Not “Act Of God” – Iran Accuses Stampede Due To Roads Closure For VVIP

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Sep 27 2015
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Less than 2-weeks after a huge red crane crashed into a part of the Saudi Arabia’s Grand Mosque – the largest in the world – killing at least 107 people with more than 238 people injured, a second disaster happened in the rich kingdom. This time, it was due to stampede which killed 769 and injured more than 934 people.


Depending on the seriousness of those injured, the death toll could easily climb to above 1,000. In the crane collapse incident, developer and contractor Saudi Bin Laden Group tried putting the blame squarely on God. Days later, Saudi government suspended the group from new projects, and concluded the contractor was “partly responsible”.

Saudi Arabia Crane Collapse - lighting strike

King Salman also ordered 1 million Saudi Riyals compensation for injured with permanent disability, while those injured would get half a million riyal. Clearly, it wasn’t an “Act of God”; otherwise Saudi won’t suspend their contractor, let alone pay compensation. Just when you thought the God can have a good rest, He is being invoked (or rather abused) once again in the latest stampede.


Saudi Crown Prince Mohammed bin Nayef, who is also deputy prime minister and chairman of the Supreme Hajj Committee, has ordered an investigation into Thursday’s stampede during a symbolic “stoning of the devil” ritual. Additionally, King Salman, whose official title is “Custodian of the Two Holy Mosques” in Mecca and Medina, ordered “a revision” of how the Hajj is organised.

Saudi Stampede - Saudi Crown Prince Mohammed bin Nayef

Saudi Stampede Deaths on the Road

But the Saudi’s enemy – Iran – whose citizens formed the biggest casualties with at least 136 deaths and more than 344 of its citizens still missing, isn’t impressed. Thousands of Iranian protesters took to the streets to denounce the “incompetence” of Saudi Arabia’s handling of the Hajj pilgrimage. Iran’s Shia Muslims and Saudi’s Sunni Muslims clashes again.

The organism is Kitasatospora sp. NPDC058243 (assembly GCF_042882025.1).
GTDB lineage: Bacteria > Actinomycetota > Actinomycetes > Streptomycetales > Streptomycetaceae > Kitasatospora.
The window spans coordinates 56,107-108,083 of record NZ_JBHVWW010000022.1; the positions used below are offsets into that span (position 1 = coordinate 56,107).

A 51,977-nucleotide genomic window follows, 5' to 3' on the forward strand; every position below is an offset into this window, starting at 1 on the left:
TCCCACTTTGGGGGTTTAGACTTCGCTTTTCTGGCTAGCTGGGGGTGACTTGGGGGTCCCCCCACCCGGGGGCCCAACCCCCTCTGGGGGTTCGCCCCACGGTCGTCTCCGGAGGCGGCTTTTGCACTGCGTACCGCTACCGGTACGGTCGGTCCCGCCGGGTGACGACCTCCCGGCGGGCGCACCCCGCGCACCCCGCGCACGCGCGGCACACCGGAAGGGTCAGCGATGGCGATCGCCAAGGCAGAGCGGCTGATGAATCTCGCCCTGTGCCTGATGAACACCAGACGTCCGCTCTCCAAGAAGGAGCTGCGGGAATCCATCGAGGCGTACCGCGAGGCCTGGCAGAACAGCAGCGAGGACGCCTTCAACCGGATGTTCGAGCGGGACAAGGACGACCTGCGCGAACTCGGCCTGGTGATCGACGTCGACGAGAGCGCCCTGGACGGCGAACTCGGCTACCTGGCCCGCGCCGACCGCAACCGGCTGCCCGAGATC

In retaliation, Saudi unleashed its Grand Mufti Sheikh Abdul Aziz bin-Abdullah al-Sheikh, who amusingly declares the Saudi Crown Prince isn’t responsible for what happened because the deaths were “beyond human control”. Essentially, that means the stampede was an “Act of God”, a convenient tool that Saudi often uses.

Saudi Stampede - Iranians Protest

Saudi Stampede - Iranians Women Protest

And on Saturday, Prosecutor General Sayed Ibrahim Raisi, in a tit-for-tat, said that Iran would seek the trial of the Saudi royal Al-Saud family over its “crimes” in “international courts”. However, Saudi health Minister Khaled al-Falih blamed victims for failing to follow instructions, and added it was “God’s will”.


So, was it another “Act of God”, or pilgrims’ fault for not following instructions or simply Saudi’s incompetence? While Iran blames Riyadh’s incompetency of event management, Mohammed Jafari, an advisor to the Hajj and Umrah Travel tour operator in the UK accused Saudi of closing two key roads so dignitaries and a royal convoy could reach a palace.

Saudi Stampede - Google Map - Jamarat Pillars and Location of Crush

Apparently, pilgrims on the ground say the main reason for this accident was that King Salman and his palace was receiving dignitaries including the minister of defence and members of the GCC (the Gulf Co-operation Council). Hence, the Saudi officials closed two of the entrances to where the “stoning of the devil’ ritual was supposedly happen.


Naturally, the closure of two roads in already super crowded pilgrims under temperatures around 46C had created two bottlenecks. Frustrated, Mohammed Jafari blames the Saudi government for closing roads without fail whenever a prince or dignitaries come for a visit. He was also furious because Saudi always blames God in every disaster.

Saudi Stampede - Police Accused of Doing Nothing

Saudi Stampede - Police Accused of Doing Nothing - People Trample

Interestingly, there’s another problem with Saudi government whose interior ministry has always (proudly) claim it assigned 100,000 police to secure the Hajj and manage crowds. Turns out, the police deployed were inexperienced, as Ahmed Abu Bakr, a 45-year-old Libyan who escaped the stampede with his mother, had witnessed.


In spite of the large numbers, many agree police were not properly trained and lacked the language skills for communicating with foreign pilgrims. Another witness, 39-year-old Egyptian Mohammed Hasan, claimed soldiers gathered at one place doing nothing during the stampede.

Saudi Stampede - Pilgrimage in Tunnel

Saudi Stampede - Dead Bodies With Ambulance

Regardless of the causes of the deadly stampede, one thing is clear. It wasn’t an “Act of God” and those who died aren’t martyred, at least not to the Iranians, otherwise they wouldn’t curse and wanted to sue the Saudi but sing songs of praise.


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